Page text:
Killing the page – Part 3/3: the new digital toolbox
Based on the experiences we have had in past projects, we realised the need for a new digital toolbox, and started outlining it.
The problem was not that different tools didn’t exist; but that we had used too many seperate products and services. The problem was that they were separated.
To fix this we needed a tool that could facilitate all steps of the UX design process described in our previous article Killing the page – Part 2/3: the broken analog toolbox. After researching a different tools and frameworks we realised that there was nothing on the market as of today that could do that.
Nansen Blueprint in more detail
Inspired by a bunch of other services and frameworks, we have created a library comprising all the blocks you need to rapidly create interactive wireframes in the browser; forms, menus, buttons, search functions, lists, accordions, tabs, calendars, date pickers, and so on.
The blocks are used to create larger components or views/pages which function as wireframes.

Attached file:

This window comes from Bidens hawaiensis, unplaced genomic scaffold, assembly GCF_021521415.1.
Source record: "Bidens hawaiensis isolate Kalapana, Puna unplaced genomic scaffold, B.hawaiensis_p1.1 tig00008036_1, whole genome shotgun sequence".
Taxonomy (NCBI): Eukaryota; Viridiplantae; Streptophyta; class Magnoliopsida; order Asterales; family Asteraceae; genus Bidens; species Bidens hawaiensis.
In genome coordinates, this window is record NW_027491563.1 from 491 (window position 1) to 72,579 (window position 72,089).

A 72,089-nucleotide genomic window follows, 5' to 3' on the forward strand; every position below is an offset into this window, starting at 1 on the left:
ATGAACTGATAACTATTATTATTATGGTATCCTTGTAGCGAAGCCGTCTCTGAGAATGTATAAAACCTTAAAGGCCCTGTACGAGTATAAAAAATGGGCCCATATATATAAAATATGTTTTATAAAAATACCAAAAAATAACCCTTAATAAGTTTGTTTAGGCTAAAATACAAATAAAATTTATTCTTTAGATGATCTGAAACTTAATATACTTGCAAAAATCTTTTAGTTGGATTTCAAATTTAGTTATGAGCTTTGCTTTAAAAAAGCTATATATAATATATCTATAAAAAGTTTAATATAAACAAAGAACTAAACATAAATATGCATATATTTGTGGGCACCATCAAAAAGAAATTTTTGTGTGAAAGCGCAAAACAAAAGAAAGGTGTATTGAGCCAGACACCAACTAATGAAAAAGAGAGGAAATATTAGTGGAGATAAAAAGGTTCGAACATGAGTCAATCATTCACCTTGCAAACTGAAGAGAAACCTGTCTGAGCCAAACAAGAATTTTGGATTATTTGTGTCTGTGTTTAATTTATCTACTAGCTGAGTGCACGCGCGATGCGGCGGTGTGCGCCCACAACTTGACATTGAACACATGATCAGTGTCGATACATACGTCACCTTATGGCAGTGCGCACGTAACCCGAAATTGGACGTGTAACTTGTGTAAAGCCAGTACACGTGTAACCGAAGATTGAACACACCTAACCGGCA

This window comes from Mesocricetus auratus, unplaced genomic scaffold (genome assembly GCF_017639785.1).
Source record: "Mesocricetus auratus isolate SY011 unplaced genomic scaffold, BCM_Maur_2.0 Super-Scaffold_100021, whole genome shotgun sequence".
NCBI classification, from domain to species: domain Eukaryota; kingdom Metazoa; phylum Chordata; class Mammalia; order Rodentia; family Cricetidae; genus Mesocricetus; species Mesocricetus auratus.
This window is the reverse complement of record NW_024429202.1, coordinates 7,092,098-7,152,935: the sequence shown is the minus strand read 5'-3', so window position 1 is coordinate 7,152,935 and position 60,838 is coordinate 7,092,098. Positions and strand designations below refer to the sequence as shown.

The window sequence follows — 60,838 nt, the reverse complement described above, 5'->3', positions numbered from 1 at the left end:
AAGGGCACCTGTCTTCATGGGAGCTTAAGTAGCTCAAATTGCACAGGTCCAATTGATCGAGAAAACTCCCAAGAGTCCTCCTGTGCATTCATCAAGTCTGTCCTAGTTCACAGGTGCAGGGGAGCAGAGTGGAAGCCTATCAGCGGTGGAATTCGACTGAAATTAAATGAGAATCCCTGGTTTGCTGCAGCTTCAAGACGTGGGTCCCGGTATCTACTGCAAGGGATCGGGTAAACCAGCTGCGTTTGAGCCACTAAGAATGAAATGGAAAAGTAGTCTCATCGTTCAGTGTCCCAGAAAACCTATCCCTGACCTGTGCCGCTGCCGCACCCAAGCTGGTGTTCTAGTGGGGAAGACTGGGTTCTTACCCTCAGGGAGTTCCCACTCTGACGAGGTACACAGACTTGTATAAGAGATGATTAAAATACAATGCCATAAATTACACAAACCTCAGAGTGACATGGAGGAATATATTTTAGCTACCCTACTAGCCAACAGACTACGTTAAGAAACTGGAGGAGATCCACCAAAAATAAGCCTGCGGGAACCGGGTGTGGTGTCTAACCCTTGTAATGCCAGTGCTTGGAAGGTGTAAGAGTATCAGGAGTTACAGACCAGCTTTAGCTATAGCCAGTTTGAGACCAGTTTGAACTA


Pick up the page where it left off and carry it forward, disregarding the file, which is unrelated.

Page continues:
The information architecture
To be able to create more complete prototypes we also built a information architecture feature (i.e. a sitemap) where we and/or the client can add and remove pages. The wireframes are glued together into a prototype by the information architecture feature where we add the full information hierarchy for the project. This makes every page in the sitemap clickable so that the client can get a better understanding of what content is needed on the page and how all interactions work.
Nansen Blueprint in the wild
The result for the projects involved is that we provide a much better user experience design focused on UX and real interactions from day one in a project, since we get responsive wireframes out of the box, in the form of an interactive prototype built upon real front-end code.
Another positive outcome of using Nansen Blueprint is that we always start discussions with the client by viewing the sitemap. This makes the client much more focused on the content instead of pages.
So by building Nansen Blueprint, we have taken a small but very important step to switching our own and the client’s focus from pages and design to content and functionality.